Texas Standard For January 15, 2021

The November elections suggested it wouldn’t be business as usual at the state house – unless of course, lawmakers changed the rules, we’ll have details. And: When Republicans lost a key seat in the Texas Senate, they lost their supermajority… a tool they’ve used to keep Democrats from blocking their priorities. We’ll hear what a new rule change means for the status quo ante. Also: Snow in Texas. Fun for kids, but farmers hope a harbinger of wetter and better days as they struggle with drought conditions. Plus: The Latino voices of the pandemic in Texas. Those stories and more today on the Texas Standard:

By Texas StandardJanuary 15, 2021 9:30 am

Here are the stories on Texas Standard for Friday, January 15, 2021.

Texas Senate Republican Supermajority Rules

One of the first actions in the newly-convened Texas Legislature is making the rules – again – more advantageous to Republicans. This week, the GOP-led Texas Senate voted to undercut Democrats’ power changing a rule that now requires 19 senators to move legislation forward. It’s the second time Lt. Gov. Dan Patrick has worked on lowering the bar for approval in the chamber. Austin-based Dallas Morning News reporter Allie Morris talks to the Standard.

House Rules Debate

There’s new rules in the Texas House to keep lawmakers and staff safe during a pandemic. Here to discuss the debate over rules in the Texas House this week is Scott Braddock, editor for the Quorum Report.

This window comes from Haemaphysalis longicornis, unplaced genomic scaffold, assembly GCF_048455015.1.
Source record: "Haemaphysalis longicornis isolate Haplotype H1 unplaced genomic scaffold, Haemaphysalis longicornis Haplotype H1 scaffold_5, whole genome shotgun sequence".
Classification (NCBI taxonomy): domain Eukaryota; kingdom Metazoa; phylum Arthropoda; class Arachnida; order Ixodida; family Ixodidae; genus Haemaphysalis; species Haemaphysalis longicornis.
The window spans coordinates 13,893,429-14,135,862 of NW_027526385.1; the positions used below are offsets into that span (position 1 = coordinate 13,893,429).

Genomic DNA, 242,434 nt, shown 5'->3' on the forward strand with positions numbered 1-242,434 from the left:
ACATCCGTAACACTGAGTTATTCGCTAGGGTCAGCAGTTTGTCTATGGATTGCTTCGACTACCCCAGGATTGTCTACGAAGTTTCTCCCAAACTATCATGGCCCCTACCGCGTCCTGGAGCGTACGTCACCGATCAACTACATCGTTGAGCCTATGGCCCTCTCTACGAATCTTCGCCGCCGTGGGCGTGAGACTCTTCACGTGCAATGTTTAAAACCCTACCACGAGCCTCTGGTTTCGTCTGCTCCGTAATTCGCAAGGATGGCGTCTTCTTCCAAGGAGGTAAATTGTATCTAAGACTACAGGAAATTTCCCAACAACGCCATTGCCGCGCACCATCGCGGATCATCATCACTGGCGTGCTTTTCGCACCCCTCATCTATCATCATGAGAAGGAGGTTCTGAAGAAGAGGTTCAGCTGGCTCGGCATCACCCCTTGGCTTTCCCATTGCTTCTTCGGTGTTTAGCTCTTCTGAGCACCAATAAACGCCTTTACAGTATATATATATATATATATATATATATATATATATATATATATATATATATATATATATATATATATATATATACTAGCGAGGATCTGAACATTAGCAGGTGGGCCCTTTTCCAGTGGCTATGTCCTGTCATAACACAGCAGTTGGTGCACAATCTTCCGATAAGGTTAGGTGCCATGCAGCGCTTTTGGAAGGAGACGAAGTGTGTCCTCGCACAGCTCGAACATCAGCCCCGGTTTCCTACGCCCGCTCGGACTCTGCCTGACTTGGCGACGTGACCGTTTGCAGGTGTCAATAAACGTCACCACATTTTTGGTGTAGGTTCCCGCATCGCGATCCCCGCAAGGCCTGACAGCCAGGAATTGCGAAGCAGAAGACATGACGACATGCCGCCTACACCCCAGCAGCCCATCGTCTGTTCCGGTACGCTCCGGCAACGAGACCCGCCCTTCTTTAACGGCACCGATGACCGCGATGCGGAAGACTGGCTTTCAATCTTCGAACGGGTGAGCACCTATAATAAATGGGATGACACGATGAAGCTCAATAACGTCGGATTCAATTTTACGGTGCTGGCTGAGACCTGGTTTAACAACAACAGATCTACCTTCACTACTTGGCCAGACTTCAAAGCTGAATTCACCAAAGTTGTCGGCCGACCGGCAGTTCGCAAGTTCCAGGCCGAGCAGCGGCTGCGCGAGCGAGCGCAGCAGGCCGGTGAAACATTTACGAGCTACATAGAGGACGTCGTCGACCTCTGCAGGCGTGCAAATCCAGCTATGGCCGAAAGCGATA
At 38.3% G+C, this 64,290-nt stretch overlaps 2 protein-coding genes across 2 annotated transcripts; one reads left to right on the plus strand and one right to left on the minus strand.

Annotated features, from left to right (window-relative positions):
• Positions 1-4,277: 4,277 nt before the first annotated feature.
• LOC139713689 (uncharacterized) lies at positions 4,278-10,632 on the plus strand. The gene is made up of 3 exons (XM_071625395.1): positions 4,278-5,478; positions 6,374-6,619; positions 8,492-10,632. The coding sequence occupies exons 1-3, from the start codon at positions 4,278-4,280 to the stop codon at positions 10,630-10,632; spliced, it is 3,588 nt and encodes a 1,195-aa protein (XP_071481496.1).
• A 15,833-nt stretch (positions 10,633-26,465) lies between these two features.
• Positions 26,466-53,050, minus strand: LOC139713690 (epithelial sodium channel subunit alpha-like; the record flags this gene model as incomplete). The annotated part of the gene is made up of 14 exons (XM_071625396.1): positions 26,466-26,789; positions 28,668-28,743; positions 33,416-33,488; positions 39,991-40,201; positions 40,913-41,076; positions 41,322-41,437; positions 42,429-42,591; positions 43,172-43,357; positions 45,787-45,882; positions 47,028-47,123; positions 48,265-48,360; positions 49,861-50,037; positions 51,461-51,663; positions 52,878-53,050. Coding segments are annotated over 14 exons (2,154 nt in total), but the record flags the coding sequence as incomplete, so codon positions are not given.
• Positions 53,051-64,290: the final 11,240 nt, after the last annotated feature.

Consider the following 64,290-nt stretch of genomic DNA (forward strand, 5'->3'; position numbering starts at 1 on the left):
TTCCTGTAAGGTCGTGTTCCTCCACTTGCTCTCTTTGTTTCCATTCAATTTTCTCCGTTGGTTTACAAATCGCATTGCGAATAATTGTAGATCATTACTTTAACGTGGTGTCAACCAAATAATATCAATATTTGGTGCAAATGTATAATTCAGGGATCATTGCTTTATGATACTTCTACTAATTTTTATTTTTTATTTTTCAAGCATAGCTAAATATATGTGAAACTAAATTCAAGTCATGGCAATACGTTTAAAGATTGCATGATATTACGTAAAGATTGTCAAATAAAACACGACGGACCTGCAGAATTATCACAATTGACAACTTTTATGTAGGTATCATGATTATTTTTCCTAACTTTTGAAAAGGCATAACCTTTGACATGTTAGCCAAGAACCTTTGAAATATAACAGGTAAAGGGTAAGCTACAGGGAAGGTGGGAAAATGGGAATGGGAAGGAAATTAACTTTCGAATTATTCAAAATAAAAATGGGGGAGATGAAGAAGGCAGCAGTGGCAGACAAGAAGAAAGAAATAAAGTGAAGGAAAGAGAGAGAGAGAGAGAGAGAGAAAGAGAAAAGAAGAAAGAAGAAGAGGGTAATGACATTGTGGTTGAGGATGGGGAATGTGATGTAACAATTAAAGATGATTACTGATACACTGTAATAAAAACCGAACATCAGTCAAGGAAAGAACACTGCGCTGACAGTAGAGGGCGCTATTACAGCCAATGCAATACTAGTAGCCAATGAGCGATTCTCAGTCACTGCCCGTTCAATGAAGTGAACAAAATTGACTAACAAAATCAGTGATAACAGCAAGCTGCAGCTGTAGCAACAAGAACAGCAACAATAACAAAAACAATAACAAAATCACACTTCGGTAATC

Government Security

Last week’s insurrection at the U.S. Capitol building has forced local governments across Texas to rethink their own security. The Texas Capitol shut down temporarily on the day of the deadly riot in Washington, D.C., but could that happen again in the future? Houston Public Media’s Florian Martin has more on state and local efforts to safeguard against a similar threat.

Drought in Lubbock

Earlier this week, snow fell across different parts of Texas. But, it didn’t do much to help drought conditions in the South Plains region. Texas Tech Public Media’s Sarah Self-Walbrick reports, after a dry 2020, farmers and other agriculturists hope for more precipitation this year.


As UT-Austin Professor Maggie Rivas Rodriguez has discovered, being heard can be healing. For the past year, Rivas Rodrigues has been preserving the stories of Latino survivors of a global pandemic at the Voces Oral History Center, part of the Moody College of Communication at UT Austin.

‘The Cube’

COVID-19 restrictions have forced arts groups to offer shows online. But KERA’s Jerome Weeks reports a small group of Dallas artists has developed something different: a high-tech hybrid of the live and the digital.

Next Gen: Ariel Lee

COVID-19 has changed daily operations in almost every industry. It’s shuttered long-time businesses and it’s shattered the dreams of new ones. An entrepreneur in the Austin area has been rethinking her startup.She talked with Rolando Hernandez as part of NPR’s Next Generation Radio project.

Typewriter Rodeo

The Week in Politics with The Texas Tribune

All this and Texas News Roundup, plus Social Media Editor Wells Dunbar with the talk of Texas.

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